Medication use as a risk factor for inpatient falls in an acute care hospital: a case-crossover study
Article first published online: 12 JAN 2010
© 2010 The Authors. Journal compilation © 2010 The British Pharmacological Society
British Journal of Clinical Pharmacology
Volume 69, Issue 5, pages 535–542, May 2010
How to Cite
Shuto, H., Imakyure, O., Matsumoto, J., Egawa, T., Jiang, Y., Hirakawa, M., Kataoka, Y. and Yanagawa, T. (2010), Medication use as a risk factor for inpatient falls in an acute care hospital: a case-crossover study. British Journal of Clinical Pharmacology, 69: 535–542. doi: 10.1111/j.1365-2125.2010.03613.x
- Issue published online: 12 APR 2010
- Article first published online: 12 JAN 2010
- Received 6 July 2009Accepted30 November 2009
- acute care hospital;
- case-crossover study;
- medication use;
- risk factor
WHAT IS ALREADY KNOWN ABOUT THIS SUBJECT
• Benzodiazepines, antidepressants, antipsychotic agents, anti-arrhythmic agents, opioid analgesics and antihypertensive agents including α-receptor antagonists and β-receptor antagonists, but not angiotensin II receptor antagonists, have been implicated as risk factors for falls among community dwelling elderly people, and those in aged care hospitals and nursing homes.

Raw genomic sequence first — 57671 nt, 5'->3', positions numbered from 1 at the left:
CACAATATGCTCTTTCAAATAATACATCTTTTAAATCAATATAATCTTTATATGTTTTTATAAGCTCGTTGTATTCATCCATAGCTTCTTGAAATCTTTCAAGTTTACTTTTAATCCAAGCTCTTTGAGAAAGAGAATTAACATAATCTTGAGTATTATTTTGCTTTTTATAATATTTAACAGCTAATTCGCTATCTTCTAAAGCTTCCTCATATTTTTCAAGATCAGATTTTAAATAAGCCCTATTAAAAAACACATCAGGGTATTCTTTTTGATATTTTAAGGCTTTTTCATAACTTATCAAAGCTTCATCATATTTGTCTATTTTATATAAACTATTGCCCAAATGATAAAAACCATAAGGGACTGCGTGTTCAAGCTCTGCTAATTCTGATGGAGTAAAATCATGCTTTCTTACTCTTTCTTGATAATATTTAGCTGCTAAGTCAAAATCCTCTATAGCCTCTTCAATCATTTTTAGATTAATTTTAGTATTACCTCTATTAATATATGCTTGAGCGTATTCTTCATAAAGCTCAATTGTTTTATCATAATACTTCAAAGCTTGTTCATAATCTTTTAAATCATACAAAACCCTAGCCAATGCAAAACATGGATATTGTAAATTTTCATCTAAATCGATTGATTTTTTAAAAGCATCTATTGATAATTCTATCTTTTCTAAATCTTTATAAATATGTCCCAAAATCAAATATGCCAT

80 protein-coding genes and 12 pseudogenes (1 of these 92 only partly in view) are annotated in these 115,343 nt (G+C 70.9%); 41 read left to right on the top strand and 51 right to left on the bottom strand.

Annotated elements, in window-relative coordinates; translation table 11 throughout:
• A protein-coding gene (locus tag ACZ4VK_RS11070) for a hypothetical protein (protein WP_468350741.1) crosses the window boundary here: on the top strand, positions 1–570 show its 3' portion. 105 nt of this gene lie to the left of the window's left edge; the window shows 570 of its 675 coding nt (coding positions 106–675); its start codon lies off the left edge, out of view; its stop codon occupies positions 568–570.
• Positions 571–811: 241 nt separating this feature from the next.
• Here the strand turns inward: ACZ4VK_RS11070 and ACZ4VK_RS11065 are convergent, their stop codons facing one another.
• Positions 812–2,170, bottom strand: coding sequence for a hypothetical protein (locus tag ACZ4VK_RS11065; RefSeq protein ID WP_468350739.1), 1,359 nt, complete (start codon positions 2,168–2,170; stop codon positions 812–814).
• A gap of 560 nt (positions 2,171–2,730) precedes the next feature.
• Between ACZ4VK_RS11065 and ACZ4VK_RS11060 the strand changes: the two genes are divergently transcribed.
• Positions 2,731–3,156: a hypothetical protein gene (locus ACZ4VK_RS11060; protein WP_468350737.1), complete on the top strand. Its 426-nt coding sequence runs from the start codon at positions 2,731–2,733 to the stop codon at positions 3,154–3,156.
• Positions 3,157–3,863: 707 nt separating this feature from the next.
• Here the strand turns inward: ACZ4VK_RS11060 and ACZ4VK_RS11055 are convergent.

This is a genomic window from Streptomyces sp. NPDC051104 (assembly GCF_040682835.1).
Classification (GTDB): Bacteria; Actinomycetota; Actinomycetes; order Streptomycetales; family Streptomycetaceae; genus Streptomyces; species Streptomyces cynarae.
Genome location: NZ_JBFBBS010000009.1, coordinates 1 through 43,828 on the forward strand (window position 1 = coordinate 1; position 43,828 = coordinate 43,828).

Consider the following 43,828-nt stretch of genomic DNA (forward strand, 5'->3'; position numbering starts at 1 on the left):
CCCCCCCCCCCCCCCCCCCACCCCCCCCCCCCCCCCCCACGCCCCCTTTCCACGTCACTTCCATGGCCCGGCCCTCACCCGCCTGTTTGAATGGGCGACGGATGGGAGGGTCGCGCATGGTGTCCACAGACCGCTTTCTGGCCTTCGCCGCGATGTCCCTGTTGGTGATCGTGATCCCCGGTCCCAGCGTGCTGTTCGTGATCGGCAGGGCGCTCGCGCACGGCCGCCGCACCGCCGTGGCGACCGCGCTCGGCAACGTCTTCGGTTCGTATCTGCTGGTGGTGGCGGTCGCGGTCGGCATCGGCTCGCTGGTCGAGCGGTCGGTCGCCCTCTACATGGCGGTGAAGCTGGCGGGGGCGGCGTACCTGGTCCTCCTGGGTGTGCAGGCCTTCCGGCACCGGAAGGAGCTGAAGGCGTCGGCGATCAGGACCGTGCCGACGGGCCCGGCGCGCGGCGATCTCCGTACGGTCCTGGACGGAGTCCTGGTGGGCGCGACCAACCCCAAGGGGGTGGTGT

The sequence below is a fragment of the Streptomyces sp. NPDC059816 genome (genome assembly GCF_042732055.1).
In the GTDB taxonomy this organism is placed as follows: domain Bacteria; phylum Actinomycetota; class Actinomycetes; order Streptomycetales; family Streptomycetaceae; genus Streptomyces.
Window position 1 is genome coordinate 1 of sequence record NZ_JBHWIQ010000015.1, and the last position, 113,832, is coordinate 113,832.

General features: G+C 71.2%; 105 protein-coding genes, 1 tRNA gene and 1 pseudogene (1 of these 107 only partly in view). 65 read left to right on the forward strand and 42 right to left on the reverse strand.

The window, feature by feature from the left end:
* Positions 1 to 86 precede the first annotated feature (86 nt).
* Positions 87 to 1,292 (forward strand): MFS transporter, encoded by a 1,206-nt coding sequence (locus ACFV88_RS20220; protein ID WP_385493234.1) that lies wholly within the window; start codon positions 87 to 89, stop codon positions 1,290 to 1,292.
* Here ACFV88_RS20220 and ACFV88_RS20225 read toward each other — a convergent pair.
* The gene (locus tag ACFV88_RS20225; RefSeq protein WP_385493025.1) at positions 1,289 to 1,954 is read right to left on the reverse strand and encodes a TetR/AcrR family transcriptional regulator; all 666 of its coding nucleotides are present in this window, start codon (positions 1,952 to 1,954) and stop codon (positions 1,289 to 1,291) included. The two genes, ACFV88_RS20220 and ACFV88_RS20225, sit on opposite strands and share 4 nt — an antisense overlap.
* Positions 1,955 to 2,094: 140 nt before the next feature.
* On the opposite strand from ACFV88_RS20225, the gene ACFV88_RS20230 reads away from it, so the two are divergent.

WHAT THIS STUDY ADDS
• Using a case-crossover design, the study's findings provide the first evidence suggesting that newly initiating treatment using an angiotensin II receptor antagonist, candesartan, or etizolam, biperiden and zopiclone may be potential risk factors for falls in acute hospitals.
AIMS The present study aimed to evaluate the associations between medication use and falls and to identify high risk medications that acted as a trigger for the onset of falls in an acute care hospital setting.
METHODS We applied a case-crossover design wherein cases served as their own controls and comparisons were made within each participant. The 3-day period (days 0 to −2) and the 3-day periods (days −6 to −8, days −9 to −11 and days −12 to −14) before the fall event were defined as the case period and the control periods, respectively. Exposures to medications were compared between the case and control periods. Odds ratios (OR) and 95% confidence intervals (CI) for the onset of falls with respect to medication use were computed using conditional logistic regression analyses.
RESULTS A total of 349 inpatients who fell during their hospitalization were recorded on incident report forms between March 2003 and August 2005. The initial use of antihypertensive, antiparkinsonian, anti-anxiety and hypnotic agents as medication classes was significantly associated with an increased risk of falls, and these ORs (95% CI) were 8.42 (3.12, 22.72), 4.18 (1.75, 10.02), 3.25 (1.62, 6.50) and 2.44 (1.32, 4.51), respectively. The initial use of candesartan, etizolam, biperiden and zopiclone was also identified as a potential risk factor for falls.
CONCLUSIONS Medical professionals should be aware of the possibility that starting a new medication such as an antihypertensive agent, including candesartan, and antiparkinsonian, anti-anxiety and hypnotic agents, may act as a trigger for the onset of a fall.